Breast cancer: New blood test may predict whether treatment will be effective

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A new blood test could help predict whether women with breast cancer will respond to treatment before it begins.

Scientists at London's Institute of Cancer Research said "liquid biopsy" can detect genetic changes in patients and indicated if they are less likely to respond to new targeted drugs.

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These genetic changes can also predict whether or not a patient's disease is likely to return.

Professor Paul Workman, chief executive of the Institute of Cancer Research, said: "Cancer's ability to evolve to become the greatest challenge in improving patients' survival and quality of life.

"So-called liquid biopsy tests like this one are a key part of our toolkit in staying on top of cancers' adaptability and evolution, and picking up the earliest signs of drug resistance.

"Detecting the potential of cancers to evolve resistance could allow us to predict cancer's next move and respond with adaptable new treatment plans."

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Fragments of cancer DNA samples of women during the study were fragmented during the study.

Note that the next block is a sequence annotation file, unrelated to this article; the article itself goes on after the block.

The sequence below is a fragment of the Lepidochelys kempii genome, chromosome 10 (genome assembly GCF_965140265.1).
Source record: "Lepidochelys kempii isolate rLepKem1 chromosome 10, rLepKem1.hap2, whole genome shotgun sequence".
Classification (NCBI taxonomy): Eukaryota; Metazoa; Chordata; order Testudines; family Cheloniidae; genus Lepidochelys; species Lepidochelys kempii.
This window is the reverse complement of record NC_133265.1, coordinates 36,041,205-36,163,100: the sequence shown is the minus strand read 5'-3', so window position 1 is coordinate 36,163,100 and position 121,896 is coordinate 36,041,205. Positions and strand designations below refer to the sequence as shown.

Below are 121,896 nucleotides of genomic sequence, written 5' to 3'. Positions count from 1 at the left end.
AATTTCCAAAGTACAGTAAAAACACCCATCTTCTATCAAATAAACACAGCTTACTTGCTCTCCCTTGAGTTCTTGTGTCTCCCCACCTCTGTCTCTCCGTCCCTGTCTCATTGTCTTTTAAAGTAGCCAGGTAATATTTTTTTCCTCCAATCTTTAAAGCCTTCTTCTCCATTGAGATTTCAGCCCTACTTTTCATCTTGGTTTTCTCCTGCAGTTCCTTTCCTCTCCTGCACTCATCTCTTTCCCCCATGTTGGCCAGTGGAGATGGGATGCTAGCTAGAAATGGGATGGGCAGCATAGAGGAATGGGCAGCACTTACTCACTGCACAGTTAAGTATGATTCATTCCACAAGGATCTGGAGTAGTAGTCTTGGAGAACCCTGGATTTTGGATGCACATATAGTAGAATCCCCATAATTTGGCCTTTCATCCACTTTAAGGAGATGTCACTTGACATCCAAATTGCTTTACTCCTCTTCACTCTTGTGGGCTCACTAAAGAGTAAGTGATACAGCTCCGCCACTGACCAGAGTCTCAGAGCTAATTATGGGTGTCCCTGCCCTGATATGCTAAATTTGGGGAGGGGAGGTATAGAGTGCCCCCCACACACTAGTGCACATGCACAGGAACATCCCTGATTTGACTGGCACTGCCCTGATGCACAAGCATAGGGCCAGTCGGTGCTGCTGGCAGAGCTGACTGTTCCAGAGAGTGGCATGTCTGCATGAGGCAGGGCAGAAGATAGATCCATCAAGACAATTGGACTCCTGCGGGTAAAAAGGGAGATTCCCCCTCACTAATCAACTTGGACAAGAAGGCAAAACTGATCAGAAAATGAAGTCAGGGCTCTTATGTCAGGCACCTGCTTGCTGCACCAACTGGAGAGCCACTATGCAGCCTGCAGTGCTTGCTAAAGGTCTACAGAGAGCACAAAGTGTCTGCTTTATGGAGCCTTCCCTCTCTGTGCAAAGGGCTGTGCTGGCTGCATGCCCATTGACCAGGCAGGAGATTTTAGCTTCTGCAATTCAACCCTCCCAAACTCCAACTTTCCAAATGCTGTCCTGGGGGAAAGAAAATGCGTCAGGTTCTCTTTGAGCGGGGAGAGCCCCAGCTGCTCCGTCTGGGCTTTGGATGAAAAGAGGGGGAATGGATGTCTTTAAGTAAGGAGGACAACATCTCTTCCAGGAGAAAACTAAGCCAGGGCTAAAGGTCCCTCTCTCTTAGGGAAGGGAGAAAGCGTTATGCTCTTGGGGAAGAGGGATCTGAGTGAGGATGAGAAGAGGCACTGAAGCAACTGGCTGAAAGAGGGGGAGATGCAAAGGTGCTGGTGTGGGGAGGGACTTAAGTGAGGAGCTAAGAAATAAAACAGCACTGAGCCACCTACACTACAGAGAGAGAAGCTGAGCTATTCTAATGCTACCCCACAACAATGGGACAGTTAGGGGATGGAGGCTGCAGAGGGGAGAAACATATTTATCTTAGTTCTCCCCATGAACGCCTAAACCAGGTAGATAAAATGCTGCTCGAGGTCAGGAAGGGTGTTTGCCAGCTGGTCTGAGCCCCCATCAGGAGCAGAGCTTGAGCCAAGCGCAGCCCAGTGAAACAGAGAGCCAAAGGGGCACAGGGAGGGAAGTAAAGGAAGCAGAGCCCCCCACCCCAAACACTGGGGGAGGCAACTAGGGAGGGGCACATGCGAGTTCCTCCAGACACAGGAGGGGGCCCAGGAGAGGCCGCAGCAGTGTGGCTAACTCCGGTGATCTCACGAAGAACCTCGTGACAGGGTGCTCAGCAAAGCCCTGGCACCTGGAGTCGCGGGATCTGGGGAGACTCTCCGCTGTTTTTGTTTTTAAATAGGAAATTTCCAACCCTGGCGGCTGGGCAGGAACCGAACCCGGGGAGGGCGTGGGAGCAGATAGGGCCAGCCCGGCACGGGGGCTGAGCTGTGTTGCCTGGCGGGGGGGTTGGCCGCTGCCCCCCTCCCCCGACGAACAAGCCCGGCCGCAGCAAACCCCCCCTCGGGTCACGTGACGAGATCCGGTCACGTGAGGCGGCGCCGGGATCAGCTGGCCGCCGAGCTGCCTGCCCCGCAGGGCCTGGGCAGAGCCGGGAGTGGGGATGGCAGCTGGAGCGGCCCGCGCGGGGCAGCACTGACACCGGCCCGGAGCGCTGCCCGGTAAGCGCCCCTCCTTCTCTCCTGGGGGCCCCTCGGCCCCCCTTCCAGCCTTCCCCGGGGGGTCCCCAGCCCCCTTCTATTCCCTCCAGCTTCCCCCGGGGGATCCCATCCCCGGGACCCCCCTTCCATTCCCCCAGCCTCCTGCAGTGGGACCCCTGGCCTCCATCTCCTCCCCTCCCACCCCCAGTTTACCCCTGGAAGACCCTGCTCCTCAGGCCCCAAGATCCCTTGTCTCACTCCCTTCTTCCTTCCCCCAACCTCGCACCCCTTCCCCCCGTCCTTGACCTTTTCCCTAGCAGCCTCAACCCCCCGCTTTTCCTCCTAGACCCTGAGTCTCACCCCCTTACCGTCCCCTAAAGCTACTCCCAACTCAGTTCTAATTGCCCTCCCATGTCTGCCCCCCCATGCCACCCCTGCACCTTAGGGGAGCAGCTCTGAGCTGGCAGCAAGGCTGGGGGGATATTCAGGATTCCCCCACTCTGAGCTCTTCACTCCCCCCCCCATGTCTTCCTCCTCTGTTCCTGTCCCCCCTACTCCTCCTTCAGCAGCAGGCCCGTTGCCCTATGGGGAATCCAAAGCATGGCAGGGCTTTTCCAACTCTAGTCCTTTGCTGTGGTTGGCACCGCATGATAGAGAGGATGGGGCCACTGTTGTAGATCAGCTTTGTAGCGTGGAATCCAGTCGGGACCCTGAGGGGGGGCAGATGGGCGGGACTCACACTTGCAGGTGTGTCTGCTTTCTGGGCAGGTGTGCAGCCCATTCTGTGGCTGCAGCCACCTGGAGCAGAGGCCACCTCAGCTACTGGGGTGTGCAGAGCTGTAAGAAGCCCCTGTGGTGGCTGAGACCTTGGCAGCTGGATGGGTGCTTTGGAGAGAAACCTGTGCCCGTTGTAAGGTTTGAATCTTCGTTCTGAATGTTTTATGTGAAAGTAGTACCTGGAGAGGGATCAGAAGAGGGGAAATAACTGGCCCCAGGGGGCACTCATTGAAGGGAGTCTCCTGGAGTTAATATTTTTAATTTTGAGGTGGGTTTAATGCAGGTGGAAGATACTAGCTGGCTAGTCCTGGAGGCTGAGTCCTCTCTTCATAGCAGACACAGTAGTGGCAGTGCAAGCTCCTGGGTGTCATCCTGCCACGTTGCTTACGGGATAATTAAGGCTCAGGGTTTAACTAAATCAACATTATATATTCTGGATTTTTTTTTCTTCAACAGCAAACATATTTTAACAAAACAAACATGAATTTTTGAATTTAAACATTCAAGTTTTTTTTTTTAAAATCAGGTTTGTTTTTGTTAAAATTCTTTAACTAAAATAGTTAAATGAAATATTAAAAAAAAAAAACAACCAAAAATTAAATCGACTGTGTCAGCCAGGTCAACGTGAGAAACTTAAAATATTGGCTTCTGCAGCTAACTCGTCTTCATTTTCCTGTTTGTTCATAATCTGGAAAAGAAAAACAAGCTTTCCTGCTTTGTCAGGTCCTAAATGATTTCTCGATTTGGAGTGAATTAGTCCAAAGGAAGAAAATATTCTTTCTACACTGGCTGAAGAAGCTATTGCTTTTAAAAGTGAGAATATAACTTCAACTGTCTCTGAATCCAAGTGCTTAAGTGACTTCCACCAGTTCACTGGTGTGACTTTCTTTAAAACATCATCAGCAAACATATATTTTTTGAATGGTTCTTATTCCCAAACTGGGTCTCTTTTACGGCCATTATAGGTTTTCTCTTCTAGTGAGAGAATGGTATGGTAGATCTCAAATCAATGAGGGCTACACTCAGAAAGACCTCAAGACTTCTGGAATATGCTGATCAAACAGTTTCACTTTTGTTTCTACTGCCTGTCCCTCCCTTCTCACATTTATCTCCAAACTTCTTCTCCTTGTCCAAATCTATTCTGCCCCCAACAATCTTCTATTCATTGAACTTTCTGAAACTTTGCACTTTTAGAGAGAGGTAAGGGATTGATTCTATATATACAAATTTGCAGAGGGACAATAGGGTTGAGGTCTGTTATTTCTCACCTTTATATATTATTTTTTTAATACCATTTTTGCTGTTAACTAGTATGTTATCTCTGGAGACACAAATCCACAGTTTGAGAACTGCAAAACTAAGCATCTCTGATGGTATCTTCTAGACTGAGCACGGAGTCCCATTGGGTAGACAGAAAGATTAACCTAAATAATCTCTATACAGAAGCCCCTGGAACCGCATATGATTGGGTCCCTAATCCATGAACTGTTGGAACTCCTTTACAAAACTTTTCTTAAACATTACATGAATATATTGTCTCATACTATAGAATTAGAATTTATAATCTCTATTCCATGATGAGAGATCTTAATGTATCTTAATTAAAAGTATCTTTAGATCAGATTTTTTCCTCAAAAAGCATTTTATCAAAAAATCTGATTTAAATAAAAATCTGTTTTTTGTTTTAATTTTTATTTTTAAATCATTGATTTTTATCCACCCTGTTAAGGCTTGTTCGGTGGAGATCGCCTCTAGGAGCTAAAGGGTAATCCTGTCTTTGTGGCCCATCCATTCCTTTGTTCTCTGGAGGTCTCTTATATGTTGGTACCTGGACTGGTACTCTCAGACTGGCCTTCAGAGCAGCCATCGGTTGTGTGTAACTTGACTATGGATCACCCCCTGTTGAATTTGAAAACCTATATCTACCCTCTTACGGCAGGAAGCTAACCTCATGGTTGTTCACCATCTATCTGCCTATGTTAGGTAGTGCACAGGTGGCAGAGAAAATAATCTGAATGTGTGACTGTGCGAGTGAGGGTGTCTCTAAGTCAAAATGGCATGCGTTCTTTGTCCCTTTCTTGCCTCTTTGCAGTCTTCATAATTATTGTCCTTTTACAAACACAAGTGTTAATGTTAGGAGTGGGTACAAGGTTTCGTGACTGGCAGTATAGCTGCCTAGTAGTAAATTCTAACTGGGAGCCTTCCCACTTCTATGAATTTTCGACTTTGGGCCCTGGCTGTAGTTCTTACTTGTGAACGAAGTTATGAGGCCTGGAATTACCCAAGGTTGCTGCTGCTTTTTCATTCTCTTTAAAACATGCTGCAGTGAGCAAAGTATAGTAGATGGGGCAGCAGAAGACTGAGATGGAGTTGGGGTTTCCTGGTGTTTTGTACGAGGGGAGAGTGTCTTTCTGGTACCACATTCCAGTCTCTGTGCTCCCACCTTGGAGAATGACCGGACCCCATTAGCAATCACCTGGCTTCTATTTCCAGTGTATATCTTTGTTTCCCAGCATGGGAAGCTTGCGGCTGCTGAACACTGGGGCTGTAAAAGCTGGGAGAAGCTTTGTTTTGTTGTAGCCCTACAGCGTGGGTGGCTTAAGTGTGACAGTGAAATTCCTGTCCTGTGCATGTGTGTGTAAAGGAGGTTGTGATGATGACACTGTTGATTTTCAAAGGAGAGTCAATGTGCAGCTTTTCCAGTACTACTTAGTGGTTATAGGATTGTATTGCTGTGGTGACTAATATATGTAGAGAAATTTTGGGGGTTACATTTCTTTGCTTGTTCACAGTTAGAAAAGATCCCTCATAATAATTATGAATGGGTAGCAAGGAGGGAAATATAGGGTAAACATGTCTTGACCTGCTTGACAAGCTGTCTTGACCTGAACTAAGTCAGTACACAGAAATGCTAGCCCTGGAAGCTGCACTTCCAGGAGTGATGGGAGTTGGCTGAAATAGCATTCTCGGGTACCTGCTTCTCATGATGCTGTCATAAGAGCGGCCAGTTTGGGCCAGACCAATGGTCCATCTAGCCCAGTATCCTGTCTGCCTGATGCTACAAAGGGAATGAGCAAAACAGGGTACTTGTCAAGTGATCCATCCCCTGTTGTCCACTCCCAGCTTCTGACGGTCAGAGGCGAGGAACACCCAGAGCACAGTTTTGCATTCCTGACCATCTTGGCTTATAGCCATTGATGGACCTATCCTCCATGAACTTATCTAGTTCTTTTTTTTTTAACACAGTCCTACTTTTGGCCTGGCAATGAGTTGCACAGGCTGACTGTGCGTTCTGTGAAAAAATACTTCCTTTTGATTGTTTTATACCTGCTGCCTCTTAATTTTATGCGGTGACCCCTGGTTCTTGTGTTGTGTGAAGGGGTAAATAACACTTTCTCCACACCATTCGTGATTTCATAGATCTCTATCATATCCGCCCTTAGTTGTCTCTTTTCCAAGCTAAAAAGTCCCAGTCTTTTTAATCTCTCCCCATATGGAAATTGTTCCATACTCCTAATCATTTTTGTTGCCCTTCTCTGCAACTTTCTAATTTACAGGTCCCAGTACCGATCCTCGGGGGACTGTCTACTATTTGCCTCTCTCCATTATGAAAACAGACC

The patients had advanced breast cancer and were taking part in a trial of targeted drug palbocyclib and hormone therapy fulvestrant.

The research team found 42 for the center of women with one or more of three changes in their bloodstream that put them at risk of early relapse.

Women whose circulating tumors DNA changes in the p53 gene An increase in other genes was also found to predict when the cancer might return.

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Professor Nicholas Turner, from the Institute of Cancer Research and Royal Marsden, said the researcher said that he was more likely to develop resistance quickly to palbociclib.

"We could then adjust their treatment plan accordingly – trialling additional treatments to preventive resistance, or planning for a switch to another treatment as soon as resistance development.

"We now need to assess in a clinical trial whether helping direct women's care with this new test can offer improved survival and quality of life."

The research was presented at the American Society of Clinical Oncology's annual meeting in Chicago.

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